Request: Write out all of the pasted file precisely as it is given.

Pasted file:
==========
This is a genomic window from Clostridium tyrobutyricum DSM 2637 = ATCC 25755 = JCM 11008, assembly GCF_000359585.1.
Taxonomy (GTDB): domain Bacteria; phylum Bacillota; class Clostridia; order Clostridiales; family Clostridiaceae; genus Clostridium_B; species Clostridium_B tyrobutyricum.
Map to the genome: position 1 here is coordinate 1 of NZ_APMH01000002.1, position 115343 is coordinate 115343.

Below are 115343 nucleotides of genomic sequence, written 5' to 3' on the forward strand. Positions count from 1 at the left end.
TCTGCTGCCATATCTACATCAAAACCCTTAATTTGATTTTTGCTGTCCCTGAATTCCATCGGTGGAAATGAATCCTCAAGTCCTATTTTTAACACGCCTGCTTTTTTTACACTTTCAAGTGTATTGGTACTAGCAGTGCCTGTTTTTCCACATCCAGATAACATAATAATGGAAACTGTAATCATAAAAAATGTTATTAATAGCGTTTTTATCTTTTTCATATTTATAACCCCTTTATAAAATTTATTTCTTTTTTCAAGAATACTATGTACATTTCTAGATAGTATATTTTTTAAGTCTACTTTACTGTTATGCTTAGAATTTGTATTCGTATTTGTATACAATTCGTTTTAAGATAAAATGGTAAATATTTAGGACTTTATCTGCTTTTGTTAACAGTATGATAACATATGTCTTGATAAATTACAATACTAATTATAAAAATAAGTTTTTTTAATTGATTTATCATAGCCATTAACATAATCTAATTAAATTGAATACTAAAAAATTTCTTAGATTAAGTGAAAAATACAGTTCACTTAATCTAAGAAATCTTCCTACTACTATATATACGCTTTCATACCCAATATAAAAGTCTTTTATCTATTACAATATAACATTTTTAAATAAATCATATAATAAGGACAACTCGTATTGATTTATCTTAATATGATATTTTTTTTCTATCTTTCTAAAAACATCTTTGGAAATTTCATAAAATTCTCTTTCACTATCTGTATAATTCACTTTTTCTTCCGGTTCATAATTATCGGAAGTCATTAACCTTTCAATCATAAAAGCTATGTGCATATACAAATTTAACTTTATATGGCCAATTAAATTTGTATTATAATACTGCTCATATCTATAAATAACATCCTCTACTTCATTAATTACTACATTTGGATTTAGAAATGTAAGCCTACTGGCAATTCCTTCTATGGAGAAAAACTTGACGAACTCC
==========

This is a genomic window from Clostridium tyrobutyricum DSM 2637 = ATCC 25755 = JCM 11008, assembly GCF_000359585.1.
Taxonomy (GTDB): domain Bacteria; phylum Bacillota; class Clostridia; order Clostridiales; family Clostridiaceae; genus Clostridium_B; species Clostridium_B tyrobutyricum.
Map to the genome: position 1 here is coordinate 1 of NZ_APMH01000002.1, position 115343 is coordinate 115343.

Below are 115343 nucleotides of genomic sequence, written 5' to 3' on the forward strand. Positions count from 1 at the left end.
TCTGCTGCCATATCTACATCAAAACCCTTAATTTGATTTTTGCTGTCCCTGAATTCCATCGGTGGAAATGAATCCTCAAGTCCTATTTTTAACACGCCTGCTTTTTTTACACTTTCAAGTGTATTGGTACTAGCAGTGCCTGTTTTTCCACATCCAGATAACATAATAATGGAAACTGTAATCATAAAAAATGTTATTAATAGCGTTTTTATCTTTTTCATATTTATAACCCCTTTATAAAATTTATTTCTTTTTTCAAGAATACTATGTACATTTCTAGATAGTATATTTTTTAAGTCTACTTTACTGTTATGCTTAGAATTTGTATTCGTATTTGTATACAATTCGTTTTAAGATAAAATGGTAAATATTTAGGACTTTATCTGCTTTTGTTAACAGTATGATAACATATGTCTTGATAAATTACAATACTAATTATAAAAATAAGTTTTTTTAATTGATTTATCATAGCCATTAACATAATCTAATTAAATTGAATACTAAAAAATTTCTTAGATTAAGTGAAAAATACAGTTCACTTAATCTAAGAAATCTTCCTACTACTATATATACGCTTTCATACCCAATATAAAAGTCTTTTATCTATTACAATATAACATTTTTAAATAAATCATATAATAAGGACAACTCGTATTGATTTATCTTAATATGATATTTTTTTTCTATCTTTCTAAAAACATCTTTGGAAATTTCATAAAATTCTCTTTCACTATCTGTATAATTCACTTTTTCTTCCGGTTCATAATTATCGGAAGTCATTAACCTTTCAATCATAAAAGCTATGTGCATATACAAATTTAACTTTATATGGCCAATTAAATTTGTATTATAATACTGCTCATATCTATAAATAACATCCTCTACTTCATTAATTACTACATTTGGATTTAGAAATGTAAGCCTACTGGCAATTCCTTCTATGGAGAAAAACTTGACGAACTCC